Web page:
If anything, I spend exactly zero effort in managing my expenses these days. The “effort” has been replaced by a structural realignment of expectations and beliefs, along with a major move abroad that takes advantage of geographic arbitrage.
With that introduction out of the way, let’s get into my real-life spending for June 2019…
|Rent & Utilities||$565|
*The Everything Else budget category includes expenses I don’t have a regular budget for. In this case, I purchased underwear.
Boy, that’s one of the lowest spending reports I’ve turned in since I moved to Thailand back in 2017.
But it wasn’t due to any effort on my part.
Instead, it was mostly because Oh and I spent limited time together during the month of June. She was busy readying her house for rent.
Since I voluntarily I cover her way whenever we’re together, I spend less when I’m alone.
This difference showed up in the Food budget, in particular. I was simply paying for food for two people less often than I ordinarily do.
Otherwise, everything else was more or less in line what I’ve come to expect.
The electricity bill was awfully high last month. That’s why the Rent & Utilities budget line is up there.
I expect that to start normalizing very soon. It should be materially lower starting in August.
Looking forward, however, this will probably mark a trough in my spending. Perhaps the last such trough.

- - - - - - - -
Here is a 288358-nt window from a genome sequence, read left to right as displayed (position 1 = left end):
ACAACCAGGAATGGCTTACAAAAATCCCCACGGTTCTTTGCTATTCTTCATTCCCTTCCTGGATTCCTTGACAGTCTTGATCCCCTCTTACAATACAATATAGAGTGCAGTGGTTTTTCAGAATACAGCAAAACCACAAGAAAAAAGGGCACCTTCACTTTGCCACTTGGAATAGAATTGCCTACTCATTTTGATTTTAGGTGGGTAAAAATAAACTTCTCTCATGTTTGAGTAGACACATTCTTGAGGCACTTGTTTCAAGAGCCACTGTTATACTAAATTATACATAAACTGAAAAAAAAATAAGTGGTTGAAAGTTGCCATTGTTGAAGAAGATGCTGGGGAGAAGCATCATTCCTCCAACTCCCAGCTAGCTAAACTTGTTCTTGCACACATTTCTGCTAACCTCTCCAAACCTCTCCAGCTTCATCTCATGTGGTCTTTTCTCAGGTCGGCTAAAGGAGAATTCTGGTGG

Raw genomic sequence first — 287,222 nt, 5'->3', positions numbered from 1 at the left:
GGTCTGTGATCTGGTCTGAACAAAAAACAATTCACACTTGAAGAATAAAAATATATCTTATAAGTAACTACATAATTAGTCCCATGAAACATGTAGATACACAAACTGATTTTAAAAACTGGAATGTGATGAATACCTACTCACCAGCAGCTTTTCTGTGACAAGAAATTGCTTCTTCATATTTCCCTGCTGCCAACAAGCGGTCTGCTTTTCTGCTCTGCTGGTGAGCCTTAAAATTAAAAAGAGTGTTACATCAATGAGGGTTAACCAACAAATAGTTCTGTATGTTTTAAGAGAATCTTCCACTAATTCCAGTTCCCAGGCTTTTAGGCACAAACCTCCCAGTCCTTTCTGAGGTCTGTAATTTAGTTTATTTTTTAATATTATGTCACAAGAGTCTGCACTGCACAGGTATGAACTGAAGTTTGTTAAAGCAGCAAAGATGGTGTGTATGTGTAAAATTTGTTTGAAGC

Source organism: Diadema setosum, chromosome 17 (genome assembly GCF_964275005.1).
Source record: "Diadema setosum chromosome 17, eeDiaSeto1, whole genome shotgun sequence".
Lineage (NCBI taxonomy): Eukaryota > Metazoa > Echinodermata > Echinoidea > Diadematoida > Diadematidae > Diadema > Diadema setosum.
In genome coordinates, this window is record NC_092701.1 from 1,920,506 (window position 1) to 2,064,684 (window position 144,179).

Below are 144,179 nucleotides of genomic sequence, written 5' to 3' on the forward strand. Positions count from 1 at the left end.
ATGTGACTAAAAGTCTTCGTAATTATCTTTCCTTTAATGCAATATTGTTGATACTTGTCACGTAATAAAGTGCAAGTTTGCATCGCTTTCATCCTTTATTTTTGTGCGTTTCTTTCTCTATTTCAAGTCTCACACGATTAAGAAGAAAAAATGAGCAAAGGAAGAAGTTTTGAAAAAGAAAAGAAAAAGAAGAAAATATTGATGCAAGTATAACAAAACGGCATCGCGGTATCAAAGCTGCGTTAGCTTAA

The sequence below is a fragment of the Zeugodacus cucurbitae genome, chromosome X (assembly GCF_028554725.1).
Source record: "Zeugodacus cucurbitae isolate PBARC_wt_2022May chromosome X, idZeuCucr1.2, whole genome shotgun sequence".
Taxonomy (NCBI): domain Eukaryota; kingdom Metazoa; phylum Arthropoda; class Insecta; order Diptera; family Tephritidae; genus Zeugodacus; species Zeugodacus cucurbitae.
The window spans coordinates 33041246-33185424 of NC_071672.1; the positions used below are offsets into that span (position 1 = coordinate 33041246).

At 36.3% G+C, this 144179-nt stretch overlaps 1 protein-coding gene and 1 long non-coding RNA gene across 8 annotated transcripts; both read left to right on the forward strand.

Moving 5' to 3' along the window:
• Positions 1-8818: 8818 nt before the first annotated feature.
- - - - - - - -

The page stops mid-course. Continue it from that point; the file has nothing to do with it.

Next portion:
Oh’s now moved in and living with me. So months like this where I’m alone for most of the time are probably long gone. And I couldn’t be happier about that.
Indeed, I can already tell you that July’s spending will be quite a bit higher than this.
I recently decided to send a financial gift to a very good friend who just moved across the United States to start a new life. I wanted to support that and offer my best wishes. So that’ll show up in July’s result.
Beyond that, it’s pretty smooth sailing thus far. July is otherwise in a normal range, which would peg it at around $1,300 for all spending.
I hope all of you had a great June in terms of sticking to your budgets. It’s so important to manage those expenses, both before and after retirement.
Let’s continue to make the most of every dollar and every second!
I’ll quickly point out that there’s no visa expense in this report. I’m staying in Thailand on a one-year ED visa, which was settled earlier this year. As such, there are little ongoing costs to maintaining that. But I think you could go ahead and add $100 or so (based on the visa costs stretched out over a year) to the above expenses to get a full look at what life is costing me here.
And, of course, this factors out any outgoings that wouldn’t exist if I didn’t have an online business (business expenses, business taxes, philanthropy, student loans, etc.).
This level of spending on the essentials is a comfortable base for me. I suspect that I’ll be more or less in this range of spending most months, outside of occasional travel and the annual visa concerns. Of course, I could spend less (especially on housing), but I have no desire or need to. Likewise, it’s easy to spend quite a bit more, but I equally lack that desire and need.
How was your spending for the past month? Did you meet your expectations? Why or why not?
Thanks for reading.
Image courtesy of: imgflip and Warner Bros. Pictures.
P.S. If you’re interested in becoming financially independent at a young age, which will involve controlling expenses, check out some amazing tools and services that personally helped me become financially free at 33.